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New Material Promises Error-Free Qubit Storage

Scientists at Rice University have found a phase-changing quantum material and a way to find more of them. This material has the potential to be used to develop flash-like memory that can store quantum bits of information, or qubits, even when a quantum computer is not in use.

New Material Promises Error-Free Qubit Storage

Rice University graduate student Han Wu conducting an angle-resolved photoemission spectroscopy experiment in Rice’s Quantum Materials Spectroscopy Laboratory. Image Credit: Gustavo Raskosky/Rice University.

Non-volatile digital memory that is sold commercially has phase-changing materials in it. For instance, a laser is used to heat minute particles of material in rewritable DVDs, and when the material cools, it either crystallizes or forms amorphous clumps. Bits of digital information are stored as ones and zeros in two phases of the material with very different optical properties.

In a recent open-access study that was published in Nature Communications, Ming Yi, a Rice Physicist, and over 30 co-authors from 12 different institutions demonstrated that they could switch an iron, germanium, and tellurium crystal between two electronic phases using heat.

In all of these, topologically protected quantum states are generated by the restricted mobility of electrons. Storing qubits in topologically safe states may help to lessen the errors connected to decoherence that have dogged quantum computing.

This came completely as a surprise. We were initially interested in this material because of its magnetic properties. But then we would conduct a measurement and see this one phase, and then for another measurement we would see the other. Nominally it was the same material, but the results were very different.

Ming Yi, Physicist, Rice University

It took more than two years and collaborative work with dozens of colleagues to decipher what was happening in the experiments. After heating the crystal samples before the experiments, the researchers discovered that some of them had cooled more quickly than others.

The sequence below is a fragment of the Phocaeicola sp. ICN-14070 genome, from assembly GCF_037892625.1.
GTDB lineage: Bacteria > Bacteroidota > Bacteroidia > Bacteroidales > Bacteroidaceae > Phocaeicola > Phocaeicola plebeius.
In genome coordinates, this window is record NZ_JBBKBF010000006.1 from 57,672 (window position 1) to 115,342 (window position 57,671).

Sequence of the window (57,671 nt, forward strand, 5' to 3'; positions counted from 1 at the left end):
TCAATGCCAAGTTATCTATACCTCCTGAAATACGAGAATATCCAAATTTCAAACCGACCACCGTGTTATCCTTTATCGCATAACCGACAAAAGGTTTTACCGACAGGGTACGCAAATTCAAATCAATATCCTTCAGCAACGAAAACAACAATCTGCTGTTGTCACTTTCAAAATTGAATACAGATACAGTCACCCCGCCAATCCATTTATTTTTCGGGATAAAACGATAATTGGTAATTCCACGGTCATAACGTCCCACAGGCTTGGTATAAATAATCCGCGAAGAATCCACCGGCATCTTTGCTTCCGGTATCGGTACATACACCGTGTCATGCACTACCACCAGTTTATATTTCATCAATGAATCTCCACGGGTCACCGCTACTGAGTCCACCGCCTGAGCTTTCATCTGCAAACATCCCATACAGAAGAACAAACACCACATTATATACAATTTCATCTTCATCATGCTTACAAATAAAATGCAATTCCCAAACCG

Yi and colleagues discovered that the iron-germanium-tellurium alloy switched phases without the need for melting and recrystallization, in contrast to the materials utilized in the majority of phase-changing memory technologies. Instead, they discovered that the order of vacancies - empty atomic sites - in the crystal's lattice varied according to the rate of crystal cooling. They demonstrated that they could easily reheat the crystal and cool it for either a longer or shorter duration to transition between the two patterned phases.

If you want to change the vacancy order in a material, that typically happens at much lower temperatures than you’d need to melt everything.

Ming Yi, Physicist, Rice University

Only a few studies, according to Yi, have looked into how variations in vacancy order affect the topological characteristics of quantum materials.

Yi said, “That’s the key finding,” she said of the material’s switchable vacancy order. “The idea of using vacancy order to control topology is the important thing. That just hasn’t really been explored. People have generally only been looking at materials from a fully stoichiometric perspective, meaning everything’s occupied with a fixed set of symmetries that lead to one kind of electronic topology. Changes in vacancy order change the lattice symmetry. This work shows how that can change the electronic topology. And it seems likely that vacancy order could be used to induce topological changes in other materials as well.”

I find it amazing that my experimentalist colleagues can arrange a change of crystalline symmetry on the fly. It enables a completely unexpected and yet fully welcoming switching capacity for theory as well as we seek to design and control new forms of topology through the cooperation of strong correlations and space group symmetry.

Qimiao Si, Study Co-Author and Theoretical Physicist, Rice University

The lead authors of the study are Han Wu and Lei Chen, both of Rice. Additional Rice co-authors include Jianwei Huang, Xiaokun Teng, Yucheng Guo, Mason Klemm, Chuqiao Shi, Chandan Setty, Yaofeng Xie, Bin Gao, Junichiro Kono, Pengcheng Dai, Yimo Han and Si. Yi, Dai, Han, Kono, and Si are each members of the Rice Quantum Initiative and the Rice Center for Quantum Materials.

The research was co-authored by researchers from the University of Washington, Los Alamos National Laboratory, South Korea’s Kyung Hee University, the University of Pennsylvania, Yale University, the University of California Davis, Cornell University, the University of California Berkeley, the Stanford Linear Accelerator Center National Accelerator Laboratory, Brookhaven National Laboratory and Lawrence Berkeley National Laboratory.

This research was funded by the Department of Energy (DOE) Office of Science User Facilities, the DOE Office of Basic Energy Sciences, the Gordon and Betty Moore Foundation’s EPiQS Initiative, the Robert A. Welch Foundation, the Air Force Office of Scientific Research, a Vannevar Bush Faculty Fellowship managed by the Office of Naval Research on behalf of the Department of Defense Basic Research Office.

DOE National Nuclear Security Administration, the DOE Laboratory Directed Research and Development Program, the Army Research Office, the National Science Foundation, the Alfred P. Sloan Foundation’s Sloan Research Fellows Program, and Rice’s Electron Microscopy Center also funded the study.

Journal Reference:

Wu H., et al. (2024) Reversible non-volatile electronic switching in a near-room-temperature van der Waals ferromagnet. Nature Communications.


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